BEIJING, April 24 (Reuters) - London copper traded within a tight range on Wednesday, as a recent rally in prices dampened consumption in top consumer China, although supply disruptions primarily caused by Cobre Panama mine closure continued to lend some support.

Three-month copper on the London Metal Exchange was up 0.1% at $9,714 per metric ton, as of 0135 GMT, after a two-day decline.

The most-traded June copper contract on the Shanghai Futures Exchange slid 0.5% to 78,460 yuan ($10,832.08) per ton.

Cobre Panama, one of the world's largest open-pit copper mines, was forced to shut in December, reversing global supply of copper concentrate to a supply deficit this year.

Copper prices have rallied so far this year with support from mine closures and upbeat Chinese demand outlook.

LME copper hit a two-year high on Friday.

Fabricators of copper tubes and wires in China are struggling to pass on higher costs to their customers, ANZ analysts said, citing comments from an industry conference in Hangzhou.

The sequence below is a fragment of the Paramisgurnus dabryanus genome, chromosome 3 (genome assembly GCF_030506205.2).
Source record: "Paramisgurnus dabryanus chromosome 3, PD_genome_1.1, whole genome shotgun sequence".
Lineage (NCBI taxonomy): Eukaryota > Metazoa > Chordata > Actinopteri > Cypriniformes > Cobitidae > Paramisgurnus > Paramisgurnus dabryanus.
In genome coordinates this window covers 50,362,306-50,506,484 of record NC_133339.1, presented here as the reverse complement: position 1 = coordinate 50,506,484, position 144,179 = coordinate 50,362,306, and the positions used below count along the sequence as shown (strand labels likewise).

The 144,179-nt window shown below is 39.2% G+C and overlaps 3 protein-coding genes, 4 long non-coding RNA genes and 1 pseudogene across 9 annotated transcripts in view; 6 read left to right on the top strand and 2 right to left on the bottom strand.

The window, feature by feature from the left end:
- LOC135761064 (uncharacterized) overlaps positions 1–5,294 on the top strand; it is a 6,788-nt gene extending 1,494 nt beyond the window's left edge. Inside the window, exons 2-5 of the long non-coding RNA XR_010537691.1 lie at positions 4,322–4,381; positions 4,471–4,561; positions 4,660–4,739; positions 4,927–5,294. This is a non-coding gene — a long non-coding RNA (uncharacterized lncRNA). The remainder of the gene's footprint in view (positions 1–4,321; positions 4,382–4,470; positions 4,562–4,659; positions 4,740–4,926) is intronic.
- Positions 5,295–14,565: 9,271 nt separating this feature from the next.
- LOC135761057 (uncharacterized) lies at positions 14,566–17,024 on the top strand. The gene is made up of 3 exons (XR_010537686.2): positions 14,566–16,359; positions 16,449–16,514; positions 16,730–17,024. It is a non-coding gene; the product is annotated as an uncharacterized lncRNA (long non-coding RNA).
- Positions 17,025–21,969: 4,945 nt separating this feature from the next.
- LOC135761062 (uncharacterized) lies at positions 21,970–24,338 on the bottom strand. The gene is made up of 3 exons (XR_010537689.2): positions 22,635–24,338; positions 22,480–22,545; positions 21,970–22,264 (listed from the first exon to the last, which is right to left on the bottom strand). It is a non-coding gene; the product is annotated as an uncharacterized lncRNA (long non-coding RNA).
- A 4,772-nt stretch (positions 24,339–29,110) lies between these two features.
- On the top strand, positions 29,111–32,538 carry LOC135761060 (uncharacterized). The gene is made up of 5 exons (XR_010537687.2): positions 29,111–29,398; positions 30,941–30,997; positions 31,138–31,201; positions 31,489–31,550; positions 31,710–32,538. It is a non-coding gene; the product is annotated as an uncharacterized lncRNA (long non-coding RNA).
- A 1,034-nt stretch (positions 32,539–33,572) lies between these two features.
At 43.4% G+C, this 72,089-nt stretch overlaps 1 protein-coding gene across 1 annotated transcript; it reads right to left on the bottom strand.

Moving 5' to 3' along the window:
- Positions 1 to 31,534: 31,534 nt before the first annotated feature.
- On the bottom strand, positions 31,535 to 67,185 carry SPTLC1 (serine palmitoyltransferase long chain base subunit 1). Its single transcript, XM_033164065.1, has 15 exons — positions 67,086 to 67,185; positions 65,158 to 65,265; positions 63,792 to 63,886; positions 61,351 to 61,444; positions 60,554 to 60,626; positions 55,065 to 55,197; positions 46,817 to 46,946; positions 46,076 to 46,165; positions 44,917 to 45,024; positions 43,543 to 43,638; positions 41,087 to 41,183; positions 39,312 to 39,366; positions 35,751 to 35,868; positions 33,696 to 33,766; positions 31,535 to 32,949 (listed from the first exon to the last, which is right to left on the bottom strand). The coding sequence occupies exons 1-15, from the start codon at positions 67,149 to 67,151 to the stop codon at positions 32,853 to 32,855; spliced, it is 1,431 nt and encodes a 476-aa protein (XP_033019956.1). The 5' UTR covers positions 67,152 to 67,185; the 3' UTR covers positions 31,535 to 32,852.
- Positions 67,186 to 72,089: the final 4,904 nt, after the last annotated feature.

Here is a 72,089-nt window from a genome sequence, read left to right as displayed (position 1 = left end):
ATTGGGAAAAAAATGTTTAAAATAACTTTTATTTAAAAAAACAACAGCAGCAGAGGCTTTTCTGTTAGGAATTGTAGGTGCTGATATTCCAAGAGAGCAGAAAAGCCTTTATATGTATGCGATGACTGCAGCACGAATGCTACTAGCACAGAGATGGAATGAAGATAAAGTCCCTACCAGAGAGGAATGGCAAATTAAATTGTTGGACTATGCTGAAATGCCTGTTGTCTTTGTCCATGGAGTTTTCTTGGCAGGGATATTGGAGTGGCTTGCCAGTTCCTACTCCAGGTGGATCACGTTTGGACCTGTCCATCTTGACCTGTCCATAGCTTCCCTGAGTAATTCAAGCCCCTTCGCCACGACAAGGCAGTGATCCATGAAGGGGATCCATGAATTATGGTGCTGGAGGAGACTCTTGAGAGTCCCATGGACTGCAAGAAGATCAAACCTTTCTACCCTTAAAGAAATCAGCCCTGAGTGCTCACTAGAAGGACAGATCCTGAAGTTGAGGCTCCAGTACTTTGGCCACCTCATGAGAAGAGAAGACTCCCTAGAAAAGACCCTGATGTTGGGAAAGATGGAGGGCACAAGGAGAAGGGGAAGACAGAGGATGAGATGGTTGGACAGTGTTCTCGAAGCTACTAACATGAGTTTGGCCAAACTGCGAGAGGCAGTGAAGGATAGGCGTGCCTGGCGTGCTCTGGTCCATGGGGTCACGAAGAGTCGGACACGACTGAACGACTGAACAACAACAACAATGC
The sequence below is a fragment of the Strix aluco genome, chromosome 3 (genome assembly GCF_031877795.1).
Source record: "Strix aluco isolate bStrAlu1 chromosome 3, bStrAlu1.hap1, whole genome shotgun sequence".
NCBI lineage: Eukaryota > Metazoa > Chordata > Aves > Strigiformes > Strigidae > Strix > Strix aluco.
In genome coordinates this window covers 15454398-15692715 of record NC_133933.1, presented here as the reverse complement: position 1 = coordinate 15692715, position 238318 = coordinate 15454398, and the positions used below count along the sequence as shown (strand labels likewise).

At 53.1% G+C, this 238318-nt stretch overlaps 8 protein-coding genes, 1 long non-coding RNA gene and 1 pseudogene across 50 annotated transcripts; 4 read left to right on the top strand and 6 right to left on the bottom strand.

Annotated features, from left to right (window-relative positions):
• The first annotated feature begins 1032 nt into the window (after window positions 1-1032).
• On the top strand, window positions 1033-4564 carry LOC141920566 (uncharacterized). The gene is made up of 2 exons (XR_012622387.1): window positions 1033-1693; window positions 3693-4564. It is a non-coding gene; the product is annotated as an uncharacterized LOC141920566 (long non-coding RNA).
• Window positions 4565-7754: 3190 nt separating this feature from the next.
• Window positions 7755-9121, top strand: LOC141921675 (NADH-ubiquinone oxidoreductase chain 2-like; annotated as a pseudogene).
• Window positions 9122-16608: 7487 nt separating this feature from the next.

Yangshan copper premium, an indicator of demand for imports, plunged to near zero on Tuesday and the lowest, according to data by Shanghai Metals Market that tracks records back to 2013.

The London Metal Exchange moved on Tuesday to stop traders from taking Russian aluminium from its approved warehouses and returning it at a later date to profit from rule changes to comply with new sanctions.

LME nickel shed 0.2% to $18,975 a ton, tin gained 0.2% to $32,000, aluminium declined 0.3% to $2,571.50, while zinc climbed 0.5% to $2,806.50 and lead edged 0.1% higher to $2,187.

SHFE tin plummeted 4.6% to 253,010 yuan a ton, aluminium fell 1.3% to 20,115 yuan, nickel decreased 1.8% to 141,350 yuan and zinc little moved at 22,465 yuan, while lead rose 1.3% to 17,045 yuan.

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($1 = 7.2433 Chinese yuan) (Reporting by Siyi Liu and Mei Mei Chu; Editing by Sherry Jacob-Phillips)